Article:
cut -b list [-n] [file...]
cut -c list [file...]
cut -f list [-d delim] [-s] [file...]
Use the cut utility to cut out columns from a table or fields from each line of a file; in data base parlance, it implements the projection of a relation. The fields as specified by list can be fixed length, that is, character positions as on a punched card (-c option) or the length can vary from line to line and be marked with a field delimiter character like <TAB> (-f option). cut can be used as a filter.
Either the -b, -c, or -f option must be specified.
Use grep(1) to make horizontal ``cuts'' (by context) through a file, or paste(1) to put files together column-wise (that is, horizontally). To reorder columns in a table, use cut and paste.
The following options are supported:
list A comma-separated or blank-character-separated list of integer field numbers (in increasing order), with optional - to indicate ranges (for instance, 1,4,7; 1-3,8; -5,10 (short for 1-5,10); or 3- (short for third through last field)).
-b list The list following -b specifies byte positions (for instance, -b1-72 would pass the first 72 bytes of each line). When -b and -n are used together, list is adjusted so that no multi-byte character is split.
-c list The list following -c specifies character positions (for instance, -c1-72 would pass the first 72 characters of each line).
-d delim The character following -d is the field delimiter (-f option only). Default is tab. Space or other characters with special meaning to the shell must be quoted. delim can be a multi-byte character.
-f list The list following -f is a list of fields assumed to be separated in the file by a delimiter character (see -d ); for instance, -f1,7 copies the first and seventh field only. Lines with no field delimiters will be passed through intact (useful for table subheadings), unless -s is specified.
-n Do not split characters. When -b list and -n are used together, list is adjusted so that no multi-byte character is split.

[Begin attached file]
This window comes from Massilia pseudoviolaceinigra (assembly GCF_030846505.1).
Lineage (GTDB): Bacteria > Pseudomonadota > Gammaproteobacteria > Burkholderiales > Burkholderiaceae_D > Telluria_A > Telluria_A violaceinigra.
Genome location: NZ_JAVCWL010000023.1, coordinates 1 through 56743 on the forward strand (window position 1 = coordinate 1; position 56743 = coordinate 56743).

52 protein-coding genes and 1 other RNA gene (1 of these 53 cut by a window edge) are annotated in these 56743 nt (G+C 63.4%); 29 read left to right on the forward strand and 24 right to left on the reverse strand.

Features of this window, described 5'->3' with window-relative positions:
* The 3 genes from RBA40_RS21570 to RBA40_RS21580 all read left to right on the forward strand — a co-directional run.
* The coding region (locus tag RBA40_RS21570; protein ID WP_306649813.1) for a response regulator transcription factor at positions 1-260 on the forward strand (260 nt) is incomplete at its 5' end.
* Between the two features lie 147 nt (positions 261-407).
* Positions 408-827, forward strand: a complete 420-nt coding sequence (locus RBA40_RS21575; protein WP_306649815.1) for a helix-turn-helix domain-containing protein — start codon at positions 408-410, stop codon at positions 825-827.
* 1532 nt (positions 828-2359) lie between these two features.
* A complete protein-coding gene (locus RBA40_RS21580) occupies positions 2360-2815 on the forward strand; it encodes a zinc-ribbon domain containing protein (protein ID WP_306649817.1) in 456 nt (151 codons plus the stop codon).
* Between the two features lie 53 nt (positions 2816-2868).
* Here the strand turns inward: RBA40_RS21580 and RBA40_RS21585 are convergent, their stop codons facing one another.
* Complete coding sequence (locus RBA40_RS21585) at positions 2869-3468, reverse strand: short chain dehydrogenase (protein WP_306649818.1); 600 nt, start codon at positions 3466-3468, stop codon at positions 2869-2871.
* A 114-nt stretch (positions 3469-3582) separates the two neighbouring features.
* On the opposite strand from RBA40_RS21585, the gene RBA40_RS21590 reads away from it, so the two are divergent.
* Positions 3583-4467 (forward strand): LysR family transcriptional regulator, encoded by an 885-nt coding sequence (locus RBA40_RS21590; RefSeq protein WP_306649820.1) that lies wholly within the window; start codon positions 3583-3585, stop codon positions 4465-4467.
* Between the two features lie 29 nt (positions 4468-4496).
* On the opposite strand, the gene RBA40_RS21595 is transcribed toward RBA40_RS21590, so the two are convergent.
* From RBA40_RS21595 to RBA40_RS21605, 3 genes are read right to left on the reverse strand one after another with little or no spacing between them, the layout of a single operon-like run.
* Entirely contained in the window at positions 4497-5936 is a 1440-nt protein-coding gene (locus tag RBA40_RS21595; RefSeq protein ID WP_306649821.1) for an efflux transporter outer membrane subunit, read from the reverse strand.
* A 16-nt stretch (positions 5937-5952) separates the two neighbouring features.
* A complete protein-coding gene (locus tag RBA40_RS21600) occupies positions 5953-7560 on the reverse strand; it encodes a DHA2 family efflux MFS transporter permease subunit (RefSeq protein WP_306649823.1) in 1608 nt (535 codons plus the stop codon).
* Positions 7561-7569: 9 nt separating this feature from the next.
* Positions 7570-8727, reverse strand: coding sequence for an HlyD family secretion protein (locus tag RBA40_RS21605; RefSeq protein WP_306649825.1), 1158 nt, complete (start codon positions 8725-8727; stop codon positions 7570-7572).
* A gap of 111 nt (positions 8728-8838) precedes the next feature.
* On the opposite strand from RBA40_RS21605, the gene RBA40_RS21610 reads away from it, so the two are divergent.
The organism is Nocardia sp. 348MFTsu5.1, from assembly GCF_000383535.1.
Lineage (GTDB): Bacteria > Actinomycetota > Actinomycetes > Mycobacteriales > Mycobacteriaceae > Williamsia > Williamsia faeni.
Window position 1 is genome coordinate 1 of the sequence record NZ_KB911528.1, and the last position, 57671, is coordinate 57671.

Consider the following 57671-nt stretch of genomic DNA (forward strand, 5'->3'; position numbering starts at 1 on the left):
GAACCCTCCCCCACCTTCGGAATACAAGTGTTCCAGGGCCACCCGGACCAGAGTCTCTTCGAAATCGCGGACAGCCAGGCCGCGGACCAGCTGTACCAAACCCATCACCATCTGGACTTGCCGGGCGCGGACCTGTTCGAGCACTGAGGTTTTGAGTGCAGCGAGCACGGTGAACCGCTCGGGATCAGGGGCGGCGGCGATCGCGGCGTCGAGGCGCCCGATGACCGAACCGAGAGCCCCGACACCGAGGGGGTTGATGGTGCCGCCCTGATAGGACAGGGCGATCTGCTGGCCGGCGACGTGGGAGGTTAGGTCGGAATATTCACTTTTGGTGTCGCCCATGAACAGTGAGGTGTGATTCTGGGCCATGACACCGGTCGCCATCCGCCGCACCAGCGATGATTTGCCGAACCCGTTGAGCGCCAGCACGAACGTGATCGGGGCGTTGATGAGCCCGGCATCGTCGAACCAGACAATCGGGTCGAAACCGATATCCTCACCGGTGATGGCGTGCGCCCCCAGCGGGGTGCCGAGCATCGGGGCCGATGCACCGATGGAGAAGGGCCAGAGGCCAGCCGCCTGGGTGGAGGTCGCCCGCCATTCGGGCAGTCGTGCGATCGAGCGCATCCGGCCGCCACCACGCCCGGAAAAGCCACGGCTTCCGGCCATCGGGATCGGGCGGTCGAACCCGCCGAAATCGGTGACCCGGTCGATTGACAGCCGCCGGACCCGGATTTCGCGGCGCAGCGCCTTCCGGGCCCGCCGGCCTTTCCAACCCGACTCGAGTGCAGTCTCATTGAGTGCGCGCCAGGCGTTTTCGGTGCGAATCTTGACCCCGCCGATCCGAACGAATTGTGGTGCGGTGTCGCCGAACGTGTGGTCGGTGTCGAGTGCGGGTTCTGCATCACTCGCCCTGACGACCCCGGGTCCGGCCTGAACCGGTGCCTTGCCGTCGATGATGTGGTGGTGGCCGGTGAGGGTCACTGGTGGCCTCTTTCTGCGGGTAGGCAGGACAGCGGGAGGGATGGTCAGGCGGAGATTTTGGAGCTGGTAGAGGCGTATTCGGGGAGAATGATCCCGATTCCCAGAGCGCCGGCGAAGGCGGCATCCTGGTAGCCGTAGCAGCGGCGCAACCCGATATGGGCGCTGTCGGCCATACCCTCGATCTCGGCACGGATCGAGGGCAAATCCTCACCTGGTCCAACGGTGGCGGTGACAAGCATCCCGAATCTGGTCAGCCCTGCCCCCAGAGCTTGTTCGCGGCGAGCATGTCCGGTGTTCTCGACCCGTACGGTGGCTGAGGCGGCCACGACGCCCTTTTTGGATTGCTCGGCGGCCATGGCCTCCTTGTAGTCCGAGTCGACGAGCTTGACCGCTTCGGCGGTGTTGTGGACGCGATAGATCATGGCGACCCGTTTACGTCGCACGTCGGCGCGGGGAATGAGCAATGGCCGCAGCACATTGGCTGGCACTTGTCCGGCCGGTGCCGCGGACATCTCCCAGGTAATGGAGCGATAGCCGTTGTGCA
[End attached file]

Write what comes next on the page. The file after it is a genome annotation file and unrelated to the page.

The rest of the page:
-s Suppresses lines with no delimiter characters in case of -f option. Unless specified, lines with no delimiters will be passed through untouched.
The following operands are supported:
file A path name of an input file. If no file operands are specified, or if a file operand is -, the standard input will be used.
See largefile(5) for the description of the behavior of cut when encountering files greater than or equal to 2 Gbyte (2
Example 1: Mapping user IDs
A mapping of user IDs to names follows:
example% cut -d: -f1,5 /etc/passwd
Example 2: Setting current login name
To set name to current login name:
example$ name=`who am i | cut -f1 -d' '`
See environ(5) for descriptions of the following environment variables that affect the execution of cut: LANG, LC_ALL, LC_CTYPE, LC_MESSAGES, and NLSPATH.
The following exit values are returned:
0 All input files were output successfully.
>0 An error occurred.
See attributes(5) for descriptions of the following attributes:
|ATTRIBUTE TYPE||ATTRIBUTE VALUE|
grep(1), paste(1), attributes(5), environ(5), largefile(5), standards(5)
cut: -n may only be used with -b
cut: -d may only be used with -f
cut: -s may only be used with -f
cut: cannot open <file> Either file cannot be read or does not exist. If multiple files are present, processing continues.
cut: no delimiter specified Missing delim on -d option.
cut: invalid delimiter
cut: no list specified Missing list on -b, -c, or -f option.
cut: invalid range specifier
cut: too many ranges specified
cut: range must be increasing
cut: invalid character in range
cut: internal error processing input
cut: invalid multibyte character
cut: unable to allocate enough memory